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Biomarkers NASA Software Aids Cancer Research


Cancer research and planetary science are fairly distant cousins in science’s family tree, but that doesn’t mean they have nothing in common. With help from researchers at CalTech’s Jet Propulsion Lab, one technology is being used to organize and share data from both quarters.

Just as biologists mine clinical data for evidence of biomarkers heralding the early onset of cancer, planetary scientists must manage diverse physical samples to substantiate theories about what’s happening in more remote corners of the universe. This analogy wasn’t lost on the National Cancer Institute, which recruited JPL’s Daniel Crichton to implement a software framework his group initially developed for NASA to share planetary data across geographically distributed research centers.

That effort, known as the Object Oriented Data Technology, plugs into existing systems and provides an architectural framework for integrating information across diverse networks. This key feature allows researchers from different sites in NCI’s Early Detection Research Network to share clinical data that would otherwise be buried in a babel of homegrown terms.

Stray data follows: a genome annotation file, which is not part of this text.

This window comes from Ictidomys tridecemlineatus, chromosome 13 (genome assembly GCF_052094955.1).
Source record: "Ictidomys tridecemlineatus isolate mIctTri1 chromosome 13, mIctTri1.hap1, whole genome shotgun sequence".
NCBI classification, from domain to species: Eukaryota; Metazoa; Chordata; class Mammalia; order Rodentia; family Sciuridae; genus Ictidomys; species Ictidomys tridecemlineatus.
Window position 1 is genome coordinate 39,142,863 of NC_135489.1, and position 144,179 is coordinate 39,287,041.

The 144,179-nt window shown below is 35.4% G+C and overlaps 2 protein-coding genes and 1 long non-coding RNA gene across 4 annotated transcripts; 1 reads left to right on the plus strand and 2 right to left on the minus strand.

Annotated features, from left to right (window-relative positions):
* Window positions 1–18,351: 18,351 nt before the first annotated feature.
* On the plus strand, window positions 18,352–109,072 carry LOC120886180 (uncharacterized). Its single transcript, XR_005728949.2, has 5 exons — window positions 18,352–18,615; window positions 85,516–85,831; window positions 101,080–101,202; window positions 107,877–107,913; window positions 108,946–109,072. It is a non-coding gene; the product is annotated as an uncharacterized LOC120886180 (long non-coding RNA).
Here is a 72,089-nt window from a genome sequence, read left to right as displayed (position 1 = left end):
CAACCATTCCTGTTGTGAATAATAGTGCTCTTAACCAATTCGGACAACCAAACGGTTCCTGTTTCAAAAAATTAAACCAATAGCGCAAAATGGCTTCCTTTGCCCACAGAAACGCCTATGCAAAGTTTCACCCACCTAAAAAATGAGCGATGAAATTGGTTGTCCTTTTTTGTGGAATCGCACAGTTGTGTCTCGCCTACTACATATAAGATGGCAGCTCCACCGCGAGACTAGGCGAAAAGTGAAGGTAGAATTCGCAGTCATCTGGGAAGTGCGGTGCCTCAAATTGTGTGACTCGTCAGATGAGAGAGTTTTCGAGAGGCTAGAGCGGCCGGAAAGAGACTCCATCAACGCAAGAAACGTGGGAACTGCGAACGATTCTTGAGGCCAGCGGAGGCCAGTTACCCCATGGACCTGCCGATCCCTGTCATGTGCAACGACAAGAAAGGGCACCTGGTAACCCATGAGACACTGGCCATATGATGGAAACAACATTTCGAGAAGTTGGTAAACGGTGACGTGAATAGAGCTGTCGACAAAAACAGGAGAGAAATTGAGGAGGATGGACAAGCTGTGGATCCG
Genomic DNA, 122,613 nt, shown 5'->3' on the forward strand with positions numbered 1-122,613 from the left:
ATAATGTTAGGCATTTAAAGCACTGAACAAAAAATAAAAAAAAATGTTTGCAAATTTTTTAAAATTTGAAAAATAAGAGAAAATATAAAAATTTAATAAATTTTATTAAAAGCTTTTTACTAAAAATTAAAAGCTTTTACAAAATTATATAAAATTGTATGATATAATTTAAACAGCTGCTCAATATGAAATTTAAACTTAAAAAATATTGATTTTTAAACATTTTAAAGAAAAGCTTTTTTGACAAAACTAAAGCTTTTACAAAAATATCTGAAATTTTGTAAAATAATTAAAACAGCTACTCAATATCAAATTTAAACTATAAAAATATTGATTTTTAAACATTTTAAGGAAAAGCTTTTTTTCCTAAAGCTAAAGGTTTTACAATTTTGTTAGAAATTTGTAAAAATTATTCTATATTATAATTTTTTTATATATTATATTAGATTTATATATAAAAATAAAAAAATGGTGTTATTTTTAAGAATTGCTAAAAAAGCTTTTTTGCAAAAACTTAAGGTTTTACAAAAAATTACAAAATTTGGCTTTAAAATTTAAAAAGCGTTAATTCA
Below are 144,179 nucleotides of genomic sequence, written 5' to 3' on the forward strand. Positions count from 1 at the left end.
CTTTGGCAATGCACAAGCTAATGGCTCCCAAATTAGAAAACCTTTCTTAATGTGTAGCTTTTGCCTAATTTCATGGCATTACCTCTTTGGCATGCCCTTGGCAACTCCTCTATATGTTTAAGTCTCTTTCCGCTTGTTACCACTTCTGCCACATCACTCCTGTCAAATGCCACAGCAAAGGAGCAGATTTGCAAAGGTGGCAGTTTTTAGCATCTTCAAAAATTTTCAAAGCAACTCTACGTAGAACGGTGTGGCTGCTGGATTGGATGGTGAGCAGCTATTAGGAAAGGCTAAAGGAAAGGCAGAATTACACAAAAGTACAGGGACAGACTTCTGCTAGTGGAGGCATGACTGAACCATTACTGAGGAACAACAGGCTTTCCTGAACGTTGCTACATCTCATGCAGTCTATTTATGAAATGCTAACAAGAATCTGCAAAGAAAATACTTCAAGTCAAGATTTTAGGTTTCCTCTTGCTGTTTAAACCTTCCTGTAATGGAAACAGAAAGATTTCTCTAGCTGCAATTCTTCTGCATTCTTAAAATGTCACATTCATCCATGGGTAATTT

The common data elements endorsed by the EDRN are harnessed by Crichton’s OODT implementation, and provide a lingua franca for describing biospecimens. There are 90,000 specimens currently catalogued, which are parsed by more than 600 common data elements. So far, the informatics framework is live and connecting nine sites via the EDRN Resource Network Exchange, which is NCI’s virtual specimen bank. Crichton says that 15 sites will be sharing data by the year’s end. 

By providing a common language to describe biospecimens, the NCI hopes to foster collaborations across different sites to identify and classify putative biomarkers. To that end, JPL’s team is currently at work on a system to capture and manage data coming out of biomarker validation studies. Known as the EDRN Knowledge Environment, this will provide “a one-stop shop for looking at information” like clinical data, protocol information, specimen descriptions, and details on the biomarkers themselves, Crichton says. The JPL team expects to have informatics tools and infrastructure in place by the end of the summer.

— Jen Crebs


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